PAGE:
In general, most tax planning strategies focus on actions a taxpayer can take before year-end to lower their overall tax bill for that year. Unfortunately, if you are reading this article, the year-end deadline has already passed for 2018. Fortunately, however, there are still a few tax planning strategies that you can employ now in 2019 to help lower your 2018 tax bill this coming April.
IRA Account Funding
If you haven’t already maximized your IRA contributions for 2018, you still have time. The deadline for making a Traditional IRA contribution for a given tax year is the original due date of the tax return for that year, which is April 15th. Extensions of time to file your individual tax return do not extend the time to make Traditional IRA contributions. For SEP IRA’s, the deadline for making a contribution is the original due date of the tax return for that year, plus extension. For Traditional and SEP IRA’s, you can even file your tax return and claim the deduction for the contribution, if allowed, before you make the actual contribution, as long as the contribution is made by the contribution deadline. That means for 2018 taxes, you have until April 15, 2019 in order to make the contribution for a traditional IRA or October 15, 2019 for a SEP IRA. If you make a prior year contribution in the following year by the tax deadline, it is important to ensure the contribution is classified as a prior year contribution – your IRA custodian should be able to assist with that. While Roth IRA’s do not provide a tax deduction, contributions to a Roth IRA also follow the same deadline as Traditional IRA’s follow. Please be aware that there are specific income and contribution limitations based on the type of IRA plan to which you are planning to contribute. Before making any IRA contribution, it is important to discuss the specifics with your tax professional first to make sure you do not run afoul of any limitations.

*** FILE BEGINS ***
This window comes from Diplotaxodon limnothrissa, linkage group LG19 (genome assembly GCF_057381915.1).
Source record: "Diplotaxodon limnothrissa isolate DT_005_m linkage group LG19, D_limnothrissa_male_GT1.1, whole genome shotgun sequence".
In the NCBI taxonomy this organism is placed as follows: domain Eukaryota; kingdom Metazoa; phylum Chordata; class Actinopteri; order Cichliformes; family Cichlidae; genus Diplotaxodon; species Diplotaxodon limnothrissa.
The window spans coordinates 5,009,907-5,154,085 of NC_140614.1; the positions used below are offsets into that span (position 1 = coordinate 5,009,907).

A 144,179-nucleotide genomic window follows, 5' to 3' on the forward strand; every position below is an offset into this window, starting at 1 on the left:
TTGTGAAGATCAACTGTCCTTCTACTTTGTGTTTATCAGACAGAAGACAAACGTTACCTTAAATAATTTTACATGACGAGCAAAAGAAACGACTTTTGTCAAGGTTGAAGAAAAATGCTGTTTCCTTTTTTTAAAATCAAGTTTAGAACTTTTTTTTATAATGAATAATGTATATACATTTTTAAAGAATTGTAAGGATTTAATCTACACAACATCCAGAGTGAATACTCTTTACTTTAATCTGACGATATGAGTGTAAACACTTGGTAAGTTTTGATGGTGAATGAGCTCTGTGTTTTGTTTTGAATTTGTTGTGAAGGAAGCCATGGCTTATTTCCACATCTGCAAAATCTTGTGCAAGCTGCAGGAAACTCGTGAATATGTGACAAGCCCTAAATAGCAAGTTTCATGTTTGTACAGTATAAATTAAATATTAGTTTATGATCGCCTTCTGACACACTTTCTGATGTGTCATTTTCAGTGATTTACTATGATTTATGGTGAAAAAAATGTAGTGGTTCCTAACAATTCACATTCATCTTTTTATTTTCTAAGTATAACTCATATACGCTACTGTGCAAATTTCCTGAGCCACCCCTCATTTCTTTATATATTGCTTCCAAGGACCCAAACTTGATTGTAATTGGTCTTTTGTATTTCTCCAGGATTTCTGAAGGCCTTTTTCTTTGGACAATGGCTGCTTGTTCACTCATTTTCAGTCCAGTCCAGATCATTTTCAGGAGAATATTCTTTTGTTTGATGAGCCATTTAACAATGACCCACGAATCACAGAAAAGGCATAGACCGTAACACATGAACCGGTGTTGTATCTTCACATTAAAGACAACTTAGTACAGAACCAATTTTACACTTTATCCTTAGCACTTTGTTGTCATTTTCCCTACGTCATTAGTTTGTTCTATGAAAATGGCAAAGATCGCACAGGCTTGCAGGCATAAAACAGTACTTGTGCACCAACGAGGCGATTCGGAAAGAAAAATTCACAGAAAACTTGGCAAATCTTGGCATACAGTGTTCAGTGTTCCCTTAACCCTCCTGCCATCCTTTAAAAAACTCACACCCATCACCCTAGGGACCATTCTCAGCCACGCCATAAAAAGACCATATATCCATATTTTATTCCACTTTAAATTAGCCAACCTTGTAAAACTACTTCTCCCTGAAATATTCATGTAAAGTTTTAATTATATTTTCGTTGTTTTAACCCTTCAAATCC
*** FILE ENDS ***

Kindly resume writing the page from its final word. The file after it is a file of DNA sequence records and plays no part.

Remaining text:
Health Savings Accounts
If you have a high deductible health insurance plan and are eligible to contribute to a Health Savings Account (HSA), you may also have time to contribute additional funds to your HSA for 2018 if you haven’t already maximized your 2018 contributions. Like IRA contributions, you have until the original due date of the tax return for that given year in order to make the contributions. For 2018 taxes, you have until April 15, 2019 in order to make the contribution. In addition, the contribution would need to be made outside of any regular payroll deductions, meaning you will have to make a direct contribution to an HSA account either via check or transfer from your bank account. For 2018 and 2019, the HSA contribution limits are $6,900 or $7,000 respectively. Taxpayers over age 55 by the end of the year are also eligible to contribution an additional $1,000 to their HSA. Unlike IRA’s, HSA contributions are not subject to specific income limitations.
While your tax planning strategies are generally limited after the end of the year, these are a few potential options you might be able to employ to help lower you tax burden. If you have questions regarding these strategies or would like to discuss other potential tax strategies or questions, please contact our offices and we would be happy to discuss them further with you.
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About the Author
Derek McCarty began his career in accounting with Yount, Hyde & Barbour in 2011 after a graduating with a B.S. in accounting from Shepherd University. Derek became a licensed CPA in 2013. As a member of the firm’s Family Legacy Services team, Derek has developed an in-depth understanding of individual, trust, estate and business taxation. Derek stays up-to-date with the latest trends and regulations, regularly attending courses specifically designed towards matters affecting his clients. Derek also assists with providing tax training and ongoing mentoring to YHB staff members.